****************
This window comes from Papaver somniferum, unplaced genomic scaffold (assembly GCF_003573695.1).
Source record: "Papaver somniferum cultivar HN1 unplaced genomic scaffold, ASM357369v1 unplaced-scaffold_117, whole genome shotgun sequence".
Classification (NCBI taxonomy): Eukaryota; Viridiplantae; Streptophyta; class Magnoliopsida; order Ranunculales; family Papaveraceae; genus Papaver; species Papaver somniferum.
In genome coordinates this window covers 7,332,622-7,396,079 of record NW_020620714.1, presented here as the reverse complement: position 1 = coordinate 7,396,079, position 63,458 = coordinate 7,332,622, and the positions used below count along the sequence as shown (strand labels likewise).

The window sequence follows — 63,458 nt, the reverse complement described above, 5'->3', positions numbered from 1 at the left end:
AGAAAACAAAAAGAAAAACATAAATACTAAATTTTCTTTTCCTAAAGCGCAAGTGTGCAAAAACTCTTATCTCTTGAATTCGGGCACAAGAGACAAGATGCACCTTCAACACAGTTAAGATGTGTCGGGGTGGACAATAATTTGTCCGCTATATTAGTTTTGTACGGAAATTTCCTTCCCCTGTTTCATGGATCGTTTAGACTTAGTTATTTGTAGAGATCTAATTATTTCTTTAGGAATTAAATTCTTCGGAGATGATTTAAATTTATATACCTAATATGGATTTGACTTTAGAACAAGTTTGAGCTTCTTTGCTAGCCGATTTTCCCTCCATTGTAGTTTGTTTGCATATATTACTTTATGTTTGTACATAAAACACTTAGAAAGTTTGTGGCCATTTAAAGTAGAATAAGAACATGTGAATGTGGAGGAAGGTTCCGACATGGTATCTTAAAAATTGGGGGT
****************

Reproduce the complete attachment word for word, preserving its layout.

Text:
This window comes from Papaver somniferum, unplaced genomic scaffold (assembly GCF_003573695.1).
Source record: "Papaver somniferum cultivar HN1 unplaced genomic scaffold, ASM357369v1 unplaced-scaffold_117, whole genome shotgun sequence".
Classification (NCBI taxonomy): Eukaryota; Viridiplantae; Streptophyta; class Magnoliopsida; order Ranunculales; family Papaveraceae; genus Papaver; species Papaver somniferum.
In genome coordinates this window covers 7,332,622-7,396,079 of record NW_020620714.1, presented here as the reverse complement: position 1 = coordinate 7,396,079, position 63,458 = coordinate 7,332,622, and the positions used below count along the sequence as shown (strand labels likewise).

The window sequence follows — 63,458 nt, the reverse complement described above, 5'->3', positions numbered from 1 at the left end:
AGAAAACAAAAAGAAAAACATAAATACTAAATTTTCTTTTCCTAAAGCGCAAGTGTGCAAAAACTCTTATCTCTTGAATTCGGGCACAAGAGACAAGATGCACCTTCAACACAGTTAAGATGTGTCGGGGTGGACAATAATTTGTCCGCTATATTAGTTTTGTACGGAAATTTCCTTCCCCTGTTTCATGGATCGTTTAGACTTAGTTATTTGTAGAGATCTAATTATTTCTTTAGGAATTAAATTCTTCGGAGATGATTTAAATTTATATACCTAATATGGATTTGACTTTAGAACAAGTTTGAGCTTCTTTGCTAGCCGATTTTCCCTCCATTGTAGTTTGTTTGCATATATTACTTTATGTTTGTACATAAAACACTTAGAAAGTTTGTGGCCATTTAAAGTAGAATAAGAACATGTGAATGTGGAGGAAGGTTCCGACATGGTATCTTAAAAATTGGGGGT